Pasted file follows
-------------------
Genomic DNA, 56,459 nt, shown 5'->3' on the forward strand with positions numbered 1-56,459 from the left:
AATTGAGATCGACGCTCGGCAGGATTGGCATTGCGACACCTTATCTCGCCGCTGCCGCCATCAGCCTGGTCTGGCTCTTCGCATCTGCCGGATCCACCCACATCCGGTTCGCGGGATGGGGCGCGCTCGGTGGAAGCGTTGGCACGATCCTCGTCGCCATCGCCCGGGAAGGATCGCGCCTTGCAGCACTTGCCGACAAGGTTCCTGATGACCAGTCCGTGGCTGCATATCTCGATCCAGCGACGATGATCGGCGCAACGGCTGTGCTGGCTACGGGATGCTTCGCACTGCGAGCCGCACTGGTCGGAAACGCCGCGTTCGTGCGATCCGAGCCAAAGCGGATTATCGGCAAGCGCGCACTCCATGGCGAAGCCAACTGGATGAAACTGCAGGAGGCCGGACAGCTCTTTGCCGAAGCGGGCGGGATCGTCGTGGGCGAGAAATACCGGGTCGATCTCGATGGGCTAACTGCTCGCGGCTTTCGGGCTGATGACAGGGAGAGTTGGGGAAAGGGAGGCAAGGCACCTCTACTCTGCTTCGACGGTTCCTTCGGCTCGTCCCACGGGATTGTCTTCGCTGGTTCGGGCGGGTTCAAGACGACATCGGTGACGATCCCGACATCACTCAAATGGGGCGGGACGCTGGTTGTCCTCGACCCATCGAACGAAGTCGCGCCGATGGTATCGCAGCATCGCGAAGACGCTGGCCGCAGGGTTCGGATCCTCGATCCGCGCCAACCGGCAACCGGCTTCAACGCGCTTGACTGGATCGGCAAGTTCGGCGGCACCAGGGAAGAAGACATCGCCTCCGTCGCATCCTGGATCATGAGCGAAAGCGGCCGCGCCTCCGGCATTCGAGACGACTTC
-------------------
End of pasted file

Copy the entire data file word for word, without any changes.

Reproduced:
Genomic DNA, 56,459 nt, shown 5'->3' on the forward strand with positions numbered 1-56,459 from the left:
AATTGAGATCGACGCTCGGCAGGATTGGCATTGCGACACCTTATCTCGCCGCTGCCGCCATCAGCCTGGTCTGGCTCTTCGCATCTGCCGGATCCACCCACATCCGGTTCGCGGGATGGGGCGCGCTCGGTGGAAGCGTTGGCACGATCCTCGTCGCCATCGCCCGGGAAGGATCGCGCCTTGCAGCACTTGCCGACAAGGTTCCTGATGACCAGTCCGTGGCTGCATATCTCGATCCAGCGACGATGATCGGCGCAACGGCTGTGCTGGCTACGGGATGCTTCGCACTGCGAGCCGCACTGGTCGGAAACGCCGCGTTCGTGCGATCCGAGCCAAAGCGGATTATCGGCAAGCGCGCACTCCATGGCGAAGCCAACTGGATGAAACTGCAGGAGGCCGGACAGCTCTTTGCCGAAGCGGGCGGGATCGTCGTGGGCGAGAAATACCGGGTCGATCTCGATGGGCTAACTGCTCGCGGCTTTCGGGCTGATGACAGGGAGAGTTGGGGAAAGGGAGGCAAGGCACCTCTACTCTGCTTCGACGGTTCCTTCGGCTCGTCCCACGGGATTGTCTTCGCTGGTTCGGGCGGGTTCAAGACGACATCGGTGACGATCCCGACATCACTCAAATGGGGCGGGACGCTGGTTGTCCTCGACCCATCGAACGAAGTCGCGCCGATGGTATCGCAGCATCGCGAAGACGCTGGCCGCAGGGTTCGGATCCTCGATCCGCGCCAACCGGCAACCGGCTTCAACGCGCTTGACTGGATCGGCAAGTTCGGCGGCACCAGGGAAGAAGACATCGCCTCCGTCGCATCCTGGATCATGAGCGAAAGCGGCCGCGCCTCCGGCATTCGAGACGACTTC